Pain Management Concerns from the Family Caregivers’ Perspective: An Exploratory Study and Utility Test of an Educational Tool to Support Pain Management
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Approximately 1.6 to 1.7 million Americans received hospice care in 2014 and about 60% of them received care at their place of residence. Family caregivers play a pivotal role in supporting patient care and symptom management in home hospice care. More than 50% of the patients with terminal illness experience pain and pain is highly undertreated in the end-of-life stage. Pain management has been identified as one of the most challenging tasks for family caregivers and this burden often has a negative impact on family caregivers’ well-being and quality of life. There are limited studies focused on exploring family caregivers’ concerns regarding pain management in home hospice care and on designing supportive interventions for family caregivers. My dissertation aimed to identify the challenges related to pain management faced by family caregivers in home hospice care and develop an educational tool for healthcare clinicians to support caregivers’ pain management. This work is organized in three papers. In the first paper, I conducted a systematic review to understand family caregivers’ pain management in end-of-life care based on a search of CINAHL, Embase, PubMed, and Cochrane Library electronic databases. Fourteen research papers focused on family caregivers’ pain management experience and strategies in end-of-life care were included. Nine were observational studies, three were case studies, and two were experimental studies. This review identified themes similar to previous studies on family caregivers of patients with cancer or in palliative care: inadequate knowledge and assessment skills in pain management, misunderstanding of pain medications, and poor communication with the care team. However, the level of scientific evidence is low and the quantity is scarce. More research is needed to explore family caregivers’ pain management in end-of-life care and to design interventions to support family caregivers in pain management. The first paper has been published in the American Journal of Hospice and Palliative Medicine. In the second paper, I conducted a secondary data analysis of hospice family caregivers’ interviews from a recently completed five-year NIH/NINR R01 (Grant Nr. R01NR012213; PI: Demiris) randomized clinical trial to identify family caregivers’ concerns in pain management. The analysis was a theory-driven, deductive content analysis based on an existing hospice pain management framework called “Informal hospice caregiver pain management concerns”. The analysis identified most of the themes in the framework and confirmed that family caregivers faced a variety of challenges when managing patients’ pain: caregiver-centric issues, caregiver’s medication skills and knowledge, communication and teamwork, organizational skill, and patient-centric issues. In the third paper, I designed an educational tool and conducted an evaluation study to test the utility of the tool. The pain management educational tool consists of five modules and some pain management strategies and assessment scales. Each module includes a clinical scenario of caregivers’ challenges in pain management (based on the findings in the second paper) and guidelines (based on the Assessing Caregivers for Team Interventions model) for hospice providers to support family caregivers. The educational tool was vetted through five experts in cancer pain management and caregiving research. Fifteen hospice providers including physicians, nurses, pharmacists, social workers, and chaplains from several hospice agencies in the Seattle were interviewed to solicit their feedback on the utility of the educational tool. The interview data were transcribed verbatim and analyzed using thematic analysis. The hospice providers commented the utility of the tool and suggested improvements of the tool. They commented that the scenarios were realistic and the suggested guidelines were effective. They believed it could be a great reference for hospice providers to use in their clinical practice and a resource for providers’ continuing education. They suggested adding additional pain education content and some common pain management challenges into the tool to enhance the utility. They advised creating more than one platform for the tool such as a printed booklet, website, video, or mobile application in order to accommodate different user needs and experiences. The study showed that the educational tool holds promise to be effective and practical in the context of hospice care. The tool also has potential to improve communication in pain management and be integrated into hospice providers’ routine care.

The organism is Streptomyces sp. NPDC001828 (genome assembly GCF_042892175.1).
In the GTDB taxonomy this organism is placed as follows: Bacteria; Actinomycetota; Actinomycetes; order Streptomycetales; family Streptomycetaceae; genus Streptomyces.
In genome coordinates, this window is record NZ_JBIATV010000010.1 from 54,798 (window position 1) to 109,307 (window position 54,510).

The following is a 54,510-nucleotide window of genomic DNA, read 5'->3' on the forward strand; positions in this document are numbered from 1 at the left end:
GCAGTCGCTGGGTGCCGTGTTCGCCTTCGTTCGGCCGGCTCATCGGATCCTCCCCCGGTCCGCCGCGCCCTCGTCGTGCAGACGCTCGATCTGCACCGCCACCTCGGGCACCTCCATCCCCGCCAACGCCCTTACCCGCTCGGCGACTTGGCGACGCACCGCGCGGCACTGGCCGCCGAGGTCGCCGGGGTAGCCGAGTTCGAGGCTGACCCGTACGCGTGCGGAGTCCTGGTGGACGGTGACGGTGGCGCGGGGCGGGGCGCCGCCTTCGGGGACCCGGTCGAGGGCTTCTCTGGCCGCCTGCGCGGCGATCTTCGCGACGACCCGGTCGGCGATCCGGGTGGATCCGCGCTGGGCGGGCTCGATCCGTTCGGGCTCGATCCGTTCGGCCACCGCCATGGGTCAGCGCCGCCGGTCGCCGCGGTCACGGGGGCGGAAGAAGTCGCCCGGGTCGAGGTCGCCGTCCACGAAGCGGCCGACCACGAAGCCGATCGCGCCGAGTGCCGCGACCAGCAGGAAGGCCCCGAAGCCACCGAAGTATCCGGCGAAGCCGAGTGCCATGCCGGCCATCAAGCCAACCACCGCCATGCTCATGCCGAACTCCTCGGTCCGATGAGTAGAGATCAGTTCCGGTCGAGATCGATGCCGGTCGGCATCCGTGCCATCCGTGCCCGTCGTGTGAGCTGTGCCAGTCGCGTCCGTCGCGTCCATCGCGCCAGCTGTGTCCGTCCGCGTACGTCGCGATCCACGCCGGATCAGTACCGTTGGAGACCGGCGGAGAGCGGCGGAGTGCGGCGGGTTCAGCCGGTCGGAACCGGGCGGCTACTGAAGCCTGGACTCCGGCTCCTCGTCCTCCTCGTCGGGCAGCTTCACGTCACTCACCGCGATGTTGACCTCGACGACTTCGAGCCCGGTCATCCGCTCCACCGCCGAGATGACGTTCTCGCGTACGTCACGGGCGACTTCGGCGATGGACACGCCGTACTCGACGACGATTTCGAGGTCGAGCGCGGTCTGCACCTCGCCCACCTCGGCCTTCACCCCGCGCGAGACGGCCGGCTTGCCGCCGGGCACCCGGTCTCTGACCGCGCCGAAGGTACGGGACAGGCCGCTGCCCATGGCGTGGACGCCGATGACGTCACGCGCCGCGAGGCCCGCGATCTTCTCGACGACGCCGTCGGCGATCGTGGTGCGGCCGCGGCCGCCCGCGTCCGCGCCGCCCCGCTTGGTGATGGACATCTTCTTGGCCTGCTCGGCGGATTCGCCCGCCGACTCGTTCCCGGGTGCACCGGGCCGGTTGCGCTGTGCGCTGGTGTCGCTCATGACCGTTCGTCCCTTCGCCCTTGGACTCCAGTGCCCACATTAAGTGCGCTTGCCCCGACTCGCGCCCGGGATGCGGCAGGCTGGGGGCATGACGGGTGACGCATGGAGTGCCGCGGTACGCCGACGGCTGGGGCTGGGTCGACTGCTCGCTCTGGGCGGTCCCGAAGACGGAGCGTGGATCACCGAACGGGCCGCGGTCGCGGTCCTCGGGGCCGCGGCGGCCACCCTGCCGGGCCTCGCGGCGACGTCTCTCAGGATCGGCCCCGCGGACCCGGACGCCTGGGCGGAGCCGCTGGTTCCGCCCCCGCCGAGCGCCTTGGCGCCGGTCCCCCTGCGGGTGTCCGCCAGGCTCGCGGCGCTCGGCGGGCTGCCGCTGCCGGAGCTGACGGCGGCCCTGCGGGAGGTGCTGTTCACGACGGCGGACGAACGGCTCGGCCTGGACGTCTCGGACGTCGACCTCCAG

- Nursing - Seattle